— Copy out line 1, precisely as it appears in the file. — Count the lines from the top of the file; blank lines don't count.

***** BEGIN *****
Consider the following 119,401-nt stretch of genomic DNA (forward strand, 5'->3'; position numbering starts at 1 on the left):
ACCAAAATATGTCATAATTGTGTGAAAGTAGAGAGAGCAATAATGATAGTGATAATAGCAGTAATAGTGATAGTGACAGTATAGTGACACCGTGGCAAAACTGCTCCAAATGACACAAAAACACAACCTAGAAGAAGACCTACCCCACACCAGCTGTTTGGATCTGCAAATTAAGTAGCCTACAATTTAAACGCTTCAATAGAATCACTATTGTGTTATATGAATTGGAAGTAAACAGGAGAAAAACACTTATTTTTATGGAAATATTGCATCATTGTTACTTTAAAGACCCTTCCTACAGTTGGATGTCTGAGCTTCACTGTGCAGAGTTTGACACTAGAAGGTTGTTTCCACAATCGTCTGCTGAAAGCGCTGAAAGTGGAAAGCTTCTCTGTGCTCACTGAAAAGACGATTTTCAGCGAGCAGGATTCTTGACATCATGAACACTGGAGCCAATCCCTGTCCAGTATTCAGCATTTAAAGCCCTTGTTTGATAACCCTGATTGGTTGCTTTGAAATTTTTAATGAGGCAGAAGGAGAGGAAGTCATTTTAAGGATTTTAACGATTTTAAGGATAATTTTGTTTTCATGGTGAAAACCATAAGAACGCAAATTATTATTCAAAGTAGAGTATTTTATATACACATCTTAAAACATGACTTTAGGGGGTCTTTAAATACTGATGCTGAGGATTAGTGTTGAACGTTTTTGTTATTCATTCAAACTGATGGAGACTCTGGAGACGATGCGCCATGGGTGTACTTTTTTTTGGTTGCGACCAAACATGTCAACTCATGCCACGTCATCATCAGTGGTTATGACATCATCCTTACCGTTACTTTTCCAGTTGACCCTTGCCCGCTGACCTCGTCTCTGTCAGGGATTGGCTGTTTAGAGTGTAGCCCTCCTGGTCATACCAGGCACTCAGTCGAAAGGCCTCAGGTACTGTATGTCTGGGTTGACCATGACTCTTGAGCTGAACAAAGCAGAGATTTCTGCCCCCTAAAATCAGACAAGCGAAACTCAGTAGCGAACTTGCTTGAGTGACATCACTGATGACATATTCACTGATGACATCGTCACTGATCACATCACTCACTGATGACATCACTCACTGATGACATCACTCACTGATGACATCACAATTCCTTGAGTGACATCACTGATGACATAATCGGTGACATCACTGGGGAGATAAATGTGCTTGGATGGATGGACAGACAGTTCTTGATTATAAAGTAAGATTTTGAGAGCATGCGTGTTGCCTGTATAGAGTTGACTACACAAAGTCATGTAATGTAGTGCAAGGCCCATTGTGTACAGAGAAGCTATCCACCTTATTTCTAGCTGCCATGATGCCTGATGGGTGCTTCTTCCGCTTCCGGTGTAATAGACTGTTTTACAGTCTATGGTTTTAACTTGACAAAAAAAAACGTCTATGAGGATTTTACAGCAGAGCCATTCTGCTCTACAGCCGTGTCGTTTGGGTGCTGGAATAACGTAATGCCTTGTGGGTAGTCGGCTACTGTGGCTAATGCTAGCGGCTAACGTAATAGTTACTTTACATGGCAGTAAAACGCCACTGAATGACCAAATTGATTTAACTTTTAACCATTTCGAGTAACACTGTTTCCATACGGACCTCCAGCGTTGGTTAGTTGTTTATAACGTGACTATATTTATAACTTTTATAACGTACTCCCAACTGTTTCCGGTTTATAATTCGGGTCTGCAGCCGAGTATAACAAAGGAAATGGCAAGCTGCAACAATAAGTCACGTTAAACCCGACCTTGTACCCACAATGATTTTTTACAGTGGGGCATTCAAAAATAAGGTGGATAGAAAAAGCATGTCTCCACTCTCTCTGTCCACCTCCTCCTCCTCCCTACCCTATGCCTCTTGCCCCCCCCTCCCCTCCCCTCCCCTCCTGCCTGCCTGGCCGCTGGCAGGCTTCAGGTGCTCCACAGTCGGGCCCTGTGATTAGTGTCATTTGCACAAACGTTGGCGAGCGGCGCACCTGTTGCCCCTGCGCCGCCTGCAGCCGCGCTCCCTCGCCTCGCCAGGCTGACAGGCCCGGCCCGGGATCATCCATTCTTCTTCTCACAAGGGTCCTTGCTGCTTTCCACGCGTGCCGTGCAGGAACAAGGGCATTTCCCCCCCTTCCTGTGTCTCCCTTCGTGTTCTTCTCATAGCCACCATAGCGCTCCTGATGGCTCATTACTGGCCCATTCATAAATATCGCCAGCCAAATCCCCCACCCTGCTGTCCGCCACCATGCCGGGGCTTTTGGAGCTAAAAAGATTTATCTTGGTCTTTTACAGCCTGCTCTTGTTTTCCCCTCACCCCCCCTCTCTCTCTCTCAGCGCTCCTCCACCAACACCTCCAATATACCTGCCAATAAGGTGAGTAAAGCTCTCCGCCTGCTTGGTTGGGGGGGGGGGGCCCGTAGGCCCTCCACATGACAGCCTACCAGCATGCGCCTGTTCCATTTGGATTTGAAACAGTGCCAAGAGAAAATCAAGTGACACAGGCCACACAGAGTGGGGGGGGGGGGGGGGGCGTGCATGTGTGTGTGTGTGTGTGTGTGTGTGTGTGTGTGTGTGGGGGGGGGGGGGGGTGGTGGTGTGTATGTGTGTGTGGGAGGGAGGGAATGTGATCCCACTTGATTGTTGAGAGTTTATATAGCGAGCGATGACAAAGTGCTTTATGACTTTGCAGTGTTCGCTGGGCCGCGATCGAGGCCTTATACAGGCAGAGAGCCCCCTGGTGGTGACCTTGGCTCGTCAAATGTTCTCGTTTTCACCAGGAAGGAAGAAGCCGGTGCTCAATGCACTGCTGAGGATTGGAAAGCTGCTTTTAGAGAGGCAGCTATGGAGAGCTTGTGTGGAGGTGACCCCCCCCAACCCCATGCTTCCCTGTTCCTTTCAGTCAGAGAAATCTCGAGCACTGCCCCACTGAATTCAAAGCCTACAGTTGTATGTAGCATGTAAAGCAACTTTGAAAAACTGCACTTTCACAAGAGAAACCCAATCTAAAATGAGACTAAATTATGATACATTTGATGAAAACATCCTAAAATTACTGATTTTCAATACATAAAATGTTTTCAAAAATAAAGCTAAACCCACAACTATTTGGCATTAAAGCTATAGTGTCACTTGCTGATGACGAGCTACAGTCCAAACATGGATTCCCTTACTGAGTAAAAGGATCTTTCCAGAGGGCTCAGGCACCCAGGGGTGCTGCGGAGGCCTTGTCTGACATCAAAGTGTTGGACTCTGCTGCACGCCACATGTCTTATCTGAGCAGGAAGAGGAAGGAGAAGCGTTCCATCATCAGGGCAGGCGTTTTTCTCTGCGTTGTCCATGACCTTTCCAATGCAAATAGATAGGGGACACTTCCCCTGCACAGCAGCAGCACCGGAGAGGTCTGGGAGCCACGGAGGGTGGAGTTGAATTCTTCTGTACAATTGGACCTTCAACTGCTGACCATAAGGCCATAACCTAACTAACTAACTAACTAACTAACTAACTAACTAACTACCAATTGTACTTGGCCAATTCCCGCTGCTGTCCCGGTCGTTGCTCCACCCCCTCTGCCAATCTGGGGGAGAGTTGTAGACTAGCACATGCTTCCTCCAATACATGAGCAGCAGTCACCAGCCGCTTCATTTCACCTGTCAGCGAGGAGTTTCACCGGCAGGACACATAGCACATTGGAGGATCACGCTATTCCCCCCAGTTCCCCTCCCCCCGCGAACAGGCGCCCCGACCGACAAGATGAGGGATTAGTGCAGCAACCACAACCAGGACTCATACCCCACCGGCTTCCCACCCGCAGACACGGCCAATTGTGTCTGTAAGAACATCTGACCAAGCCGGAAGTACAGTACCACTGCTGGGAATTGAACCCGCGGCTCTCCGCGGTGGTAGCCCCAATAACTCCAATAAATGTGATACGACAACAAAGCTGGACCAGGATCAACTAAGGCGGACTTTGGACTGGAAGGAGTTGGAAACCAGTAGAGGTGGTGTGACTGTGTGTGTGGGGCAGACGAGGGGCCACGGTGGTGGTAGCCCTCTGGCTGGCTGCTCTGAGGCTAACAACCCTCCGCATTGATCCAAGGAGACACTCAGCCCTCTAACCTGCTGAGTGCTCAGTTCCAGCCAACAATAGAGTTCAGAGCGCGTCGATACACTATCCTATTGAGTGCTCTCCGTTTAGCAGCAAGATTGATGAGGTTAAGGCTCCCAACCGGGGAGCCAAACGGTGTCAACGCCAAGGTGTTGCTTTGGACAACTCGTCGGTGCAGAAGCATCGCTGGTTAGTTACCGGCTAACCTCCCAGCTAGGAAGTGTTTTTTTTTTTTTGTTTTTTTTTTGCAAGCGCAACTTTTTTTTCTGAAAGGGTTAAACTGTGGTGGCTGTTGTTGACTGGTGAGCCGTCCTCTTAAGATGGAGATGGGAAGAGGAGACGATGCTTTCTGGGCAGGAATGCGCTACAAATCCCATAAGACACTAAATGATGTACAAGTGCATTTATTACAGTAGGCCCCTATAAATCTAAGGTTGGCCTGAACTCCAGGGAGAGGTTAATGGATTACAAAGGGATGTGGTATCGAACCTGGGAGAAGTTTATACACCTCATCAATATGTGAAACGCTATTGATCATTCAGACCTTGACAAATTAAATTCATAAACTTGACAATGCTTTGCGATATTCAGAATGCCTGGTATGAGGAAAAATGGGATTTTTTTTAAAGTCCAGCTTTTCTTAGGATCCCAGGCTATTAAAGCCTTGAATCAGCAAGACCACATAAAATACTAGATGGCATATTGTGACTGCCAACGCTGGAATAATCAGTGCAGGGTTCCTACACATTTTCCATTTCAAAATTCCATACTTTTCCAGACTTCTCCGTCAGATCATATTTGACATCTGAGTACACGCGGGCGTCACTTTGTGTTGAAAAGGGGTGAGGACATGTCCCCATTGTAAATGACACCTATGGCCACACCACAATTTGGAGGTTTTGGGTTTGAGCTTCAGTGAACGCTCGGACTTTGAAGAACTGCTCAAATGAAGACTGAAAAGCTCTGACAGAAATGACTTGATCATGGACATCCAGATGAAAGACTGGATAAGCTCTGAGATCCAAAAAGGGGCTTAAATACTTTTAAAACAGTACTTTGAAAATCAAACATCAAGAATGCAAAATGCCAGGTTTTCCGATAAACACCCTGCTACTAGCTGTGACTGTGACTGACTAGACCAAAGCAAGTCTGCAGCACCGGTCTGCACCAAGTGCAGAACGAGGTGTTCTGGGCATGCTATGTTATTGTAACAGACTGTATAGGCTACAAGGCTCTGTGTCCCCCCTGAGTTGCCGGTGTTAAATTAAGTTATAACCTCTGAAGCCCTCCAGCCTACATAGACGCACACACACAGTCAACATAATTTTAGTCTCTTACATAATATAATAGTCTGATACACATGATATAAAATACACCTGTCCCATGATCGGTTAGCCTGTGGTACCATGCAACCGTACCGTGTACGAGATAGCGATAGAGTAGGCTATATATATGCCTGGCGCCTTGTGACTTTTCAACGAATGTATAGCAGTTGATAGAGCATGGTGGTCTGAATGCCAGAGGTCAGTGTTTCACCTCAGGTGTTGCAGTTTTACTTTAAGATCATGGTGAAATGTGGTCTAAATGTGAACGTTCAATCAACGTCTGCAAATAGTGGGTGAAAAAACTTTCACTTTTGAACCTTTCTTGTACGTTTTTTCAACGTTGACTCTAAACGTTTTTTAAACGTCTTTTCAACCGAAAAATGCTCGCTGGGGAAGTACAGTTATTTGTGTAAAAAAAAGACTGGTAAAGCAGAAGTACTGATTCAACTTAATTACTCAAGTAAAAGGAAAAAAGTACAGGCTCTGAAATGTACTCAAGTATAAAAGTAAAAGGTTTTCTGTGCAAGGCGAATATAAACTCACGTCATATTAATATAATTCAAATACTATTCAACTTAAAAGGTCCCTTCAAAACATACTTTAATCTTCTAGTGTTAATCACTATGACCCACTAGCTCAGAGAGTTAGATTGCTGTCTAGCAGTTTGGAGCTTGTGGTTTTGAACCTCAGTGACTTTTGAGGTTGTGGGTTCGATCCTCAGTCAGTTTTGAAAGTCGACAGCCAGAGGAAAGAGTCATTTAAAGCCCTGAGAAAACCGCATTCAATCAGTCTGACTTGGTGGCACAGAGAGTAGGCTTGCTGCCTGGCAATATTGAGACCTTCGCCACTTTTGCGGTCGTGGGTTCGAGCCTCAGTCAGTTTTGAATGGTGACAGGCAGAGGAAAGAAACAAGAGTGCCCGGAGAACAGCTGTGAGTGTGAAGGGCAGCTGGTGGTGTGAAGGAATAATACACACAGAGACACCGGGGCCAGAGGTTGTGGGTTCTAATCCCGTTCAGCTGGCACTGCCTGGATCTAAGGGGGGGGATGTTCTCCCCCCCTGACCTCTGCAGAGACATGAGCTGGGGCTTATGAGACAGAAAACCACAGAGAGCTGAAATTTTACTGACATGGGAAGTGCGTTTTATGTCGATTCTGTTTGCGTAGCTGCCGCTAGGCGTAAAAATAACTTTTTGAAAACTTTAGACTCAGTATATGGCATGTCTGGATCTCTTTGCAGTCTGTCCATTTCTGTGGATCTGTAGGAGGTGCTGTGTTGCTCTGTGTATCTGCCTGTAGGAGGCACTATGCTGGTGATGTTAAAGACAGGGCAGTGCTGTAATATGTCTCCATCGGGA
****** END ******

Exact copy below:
Consider the following 119,401-nt stretch of genomic DNA (forward strand, 5'->3'; position numbering starts at 1 on the left):